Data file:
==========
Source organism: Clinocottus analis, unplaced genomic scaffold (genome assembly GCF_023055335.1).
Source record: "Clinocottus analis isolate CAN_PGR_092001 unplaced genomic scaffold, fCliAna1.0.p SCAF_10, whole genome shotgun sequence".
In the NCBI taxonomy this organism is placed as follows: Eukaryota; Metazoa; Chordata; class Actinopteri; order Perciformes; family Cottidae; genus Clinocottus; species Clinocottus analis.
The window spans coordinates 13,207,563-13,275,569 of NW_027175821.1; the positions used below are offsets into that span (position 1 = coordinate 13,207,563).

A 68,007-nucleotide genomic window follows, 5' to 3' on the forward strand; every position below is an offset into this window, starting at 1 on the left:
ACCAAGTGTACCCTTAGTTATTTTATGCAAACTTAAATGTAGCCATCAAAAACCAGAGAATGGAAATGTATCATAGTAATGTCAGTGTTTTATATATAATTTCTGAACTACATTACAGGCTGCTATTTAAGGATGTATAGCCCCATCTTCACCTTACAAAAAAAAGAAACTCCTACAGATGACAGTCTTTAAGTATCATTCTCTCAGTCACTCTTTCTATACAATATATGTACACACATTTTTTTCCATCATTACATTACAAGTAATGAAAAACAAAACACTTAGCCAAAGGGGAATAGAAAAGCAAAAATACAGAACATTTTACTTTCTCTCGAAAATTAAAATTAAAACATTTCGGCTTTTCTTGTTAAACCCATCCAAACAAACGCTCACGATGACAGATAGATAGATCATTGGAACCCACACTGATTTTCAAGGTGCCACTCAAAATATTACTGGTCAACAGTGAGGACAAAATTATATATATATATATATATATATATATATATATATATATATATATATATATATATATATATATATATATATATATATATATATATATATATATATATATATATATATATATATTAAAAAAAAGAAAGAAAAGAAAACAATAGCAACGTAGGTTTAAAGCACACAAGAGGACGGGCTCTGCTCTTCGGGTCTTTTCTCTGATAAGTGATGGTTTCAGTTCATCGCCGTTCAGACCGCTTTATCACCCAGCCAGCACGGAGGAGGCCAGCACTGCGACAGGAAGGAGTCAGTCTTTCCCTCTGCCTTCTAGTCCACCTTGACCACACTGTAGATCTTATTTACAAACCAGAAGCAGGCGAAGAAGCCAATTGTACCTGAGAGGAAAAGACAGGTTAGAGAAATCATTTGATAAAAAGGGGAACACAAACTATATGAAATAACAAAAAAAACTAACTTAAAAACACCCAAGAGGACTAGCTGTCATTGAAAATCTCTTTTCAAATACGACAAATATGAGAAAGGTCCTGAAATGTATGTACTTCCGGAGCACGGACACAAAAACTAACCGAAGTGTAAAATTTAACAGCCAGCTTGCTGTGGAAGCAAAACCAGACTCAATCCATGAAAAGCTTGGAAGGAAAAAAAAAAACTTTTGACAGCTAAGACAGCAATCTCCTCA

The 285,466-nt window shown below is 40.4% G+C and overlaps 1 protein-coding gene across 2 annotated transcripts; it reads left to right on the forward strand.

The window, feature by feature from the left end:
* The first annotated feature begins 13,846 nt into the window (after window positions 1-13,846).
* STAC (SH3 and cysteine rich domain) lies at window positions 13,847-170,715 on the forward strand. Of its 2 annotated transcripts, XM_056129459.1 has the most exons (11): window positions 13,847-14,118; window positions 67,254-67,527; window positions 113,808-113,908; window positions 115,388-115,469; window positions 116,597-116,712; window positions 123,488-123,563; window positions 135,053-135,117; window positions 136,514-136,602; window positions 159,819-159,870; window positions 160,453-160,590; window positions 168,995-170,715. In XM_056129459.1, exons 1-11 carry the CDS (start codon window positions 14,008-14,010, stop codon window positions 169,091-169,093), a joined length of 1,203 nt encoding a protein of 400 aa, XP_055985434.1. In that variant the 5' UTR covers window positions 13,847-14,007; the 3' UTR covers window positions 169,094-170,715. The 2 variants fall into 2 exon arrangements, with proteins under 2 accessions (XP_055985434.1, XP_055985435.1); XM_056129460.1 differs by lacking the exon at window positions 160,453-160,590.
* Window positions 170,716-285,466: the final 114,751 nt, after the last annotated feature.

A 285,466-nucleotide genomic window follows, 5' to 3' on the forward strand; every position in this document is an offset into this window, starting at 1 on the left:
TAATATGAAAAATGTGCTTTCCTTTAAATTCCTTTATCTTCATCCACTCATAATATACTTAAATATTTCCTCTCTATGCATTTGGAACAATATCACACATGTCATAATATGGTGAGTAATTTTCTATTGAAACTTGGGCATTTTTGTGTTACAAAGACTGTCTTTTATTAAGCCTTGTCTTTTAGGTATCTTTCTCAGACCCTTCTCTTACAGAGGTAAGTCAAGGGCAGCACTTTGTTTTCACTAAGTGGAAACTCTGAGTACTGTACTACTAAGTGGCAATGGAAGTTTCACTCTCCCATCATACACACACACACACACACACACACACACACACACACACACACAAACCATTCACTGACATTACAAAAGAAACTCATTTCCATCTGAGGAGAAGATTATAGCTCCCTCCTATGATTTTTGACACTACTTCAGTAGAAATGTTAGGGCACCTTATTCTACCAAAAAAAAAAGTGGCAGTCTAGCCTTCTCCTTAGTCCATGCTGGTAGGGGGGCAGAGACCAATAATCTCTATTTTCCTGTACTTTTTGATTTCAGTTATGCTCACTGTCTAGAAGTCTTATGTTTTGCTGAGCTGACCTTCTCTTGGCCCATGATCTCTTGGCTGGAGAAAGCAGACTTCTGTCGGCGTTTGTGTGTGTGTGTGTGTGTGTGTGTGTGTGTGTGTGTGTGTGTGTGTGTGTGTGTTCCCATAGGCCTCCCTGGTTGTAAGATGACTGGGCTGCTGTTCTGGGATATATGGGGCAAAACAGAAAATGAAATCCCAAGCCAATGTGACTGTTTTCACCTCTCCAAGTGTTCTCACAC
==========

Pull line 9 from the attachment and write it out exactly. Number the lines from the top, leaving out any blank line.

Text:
* The first annotated feature begins 13,846 nt into the window (after window positions 1-13,846).